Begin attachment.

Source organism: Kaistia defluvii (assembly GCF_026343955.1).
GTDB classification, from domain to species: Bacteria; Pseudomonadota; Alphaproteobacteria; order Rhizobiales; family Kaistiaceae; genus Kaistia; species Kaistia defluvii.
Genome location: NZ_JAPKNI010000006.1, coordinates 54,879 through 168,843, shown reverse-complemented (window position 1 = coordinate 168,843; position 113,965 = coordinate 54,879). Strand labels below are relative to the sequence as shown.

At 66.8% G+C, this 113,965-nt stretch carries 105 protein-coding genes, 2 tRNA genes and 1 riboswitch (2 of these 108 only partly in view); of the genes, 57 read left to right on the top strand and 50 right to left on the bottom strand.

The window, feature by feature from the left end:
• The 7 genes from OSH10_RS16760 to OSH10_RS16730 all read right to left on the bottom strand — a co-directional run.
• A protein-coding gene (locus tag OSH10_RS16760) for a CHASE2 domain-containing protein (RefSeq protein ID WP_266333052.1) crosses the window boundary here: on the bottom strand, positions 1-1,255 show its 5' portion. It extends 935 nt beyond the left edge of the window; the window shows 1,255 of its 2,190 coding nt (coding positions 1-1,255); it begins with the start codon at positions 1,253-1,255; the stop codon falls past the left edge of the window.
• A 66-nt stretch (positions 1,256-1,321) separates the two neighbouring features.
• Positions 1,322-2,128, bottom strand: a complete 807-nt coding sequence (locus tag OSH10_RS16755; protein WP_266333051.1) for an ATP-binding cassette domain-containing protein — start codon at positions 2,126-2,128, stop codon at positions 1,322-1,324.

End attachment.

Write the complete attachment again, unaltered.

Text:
Source organism: Kaistia defluvii (assembly GCF_026343955.1).
GTDB classification, from domain to species: Bacteria; Pseudomonadota; Alphaproteobacteria; order Rhizobiales; family Kaistiaceae; genus Kaistia; species Kaistia defluvii.
Genome location: NZ_JAPKNI010000006.1, coordinates 54,879 through 168,843, shown reverse-complemented (window position 1 = coordinate 168,843; position 113,965 = coordinate 54,879). Strand labels below are relative to the sequence as shown.

At 66.8% G+C, this 113,965-nt stretch carries 105 protein-coding genes, 2 tRNA genes and 1 riboswitch (2 of these 108 only partly in view); of the genes, 57 read left to right on the top strand and 50 right to left on the bottom strand.

The window, feature by feature from the left end:
• The 7 genes from OSH10_RS16760 to OSH10_RS16730 all read right to left on the bottom strand — a co-directional run.
• A protein-coding gene (locus tag OSH10_RS16760) for a CHASE2 domain-containing protein (RefSeq protein ID WP_266333052.1) crosses the window boundary here: on the bottom strand, positions 1-1,255 show its 5' portion. It extends 935 nt beyond the left edge of the window; the window shows 1,255 of its 2,190 coding nt (coding positions 1-1,255); it begins with the start codon at positions 1,253-1,255; the stop codon falls past the left edge of the window.
• A 66-nt stretch (positions 1,256-1,321) separates the two neighbouring features.
• Positions 1,322-2,128, bottom strand: a complete 807-nt coding sequence (locus tag OSH10_RS16755; protein WP_266333051.1) for an ATP-binding cassette domain-containing protein — start codon at positions 2,126-2,128, stop codon at positions 1,322-1,324.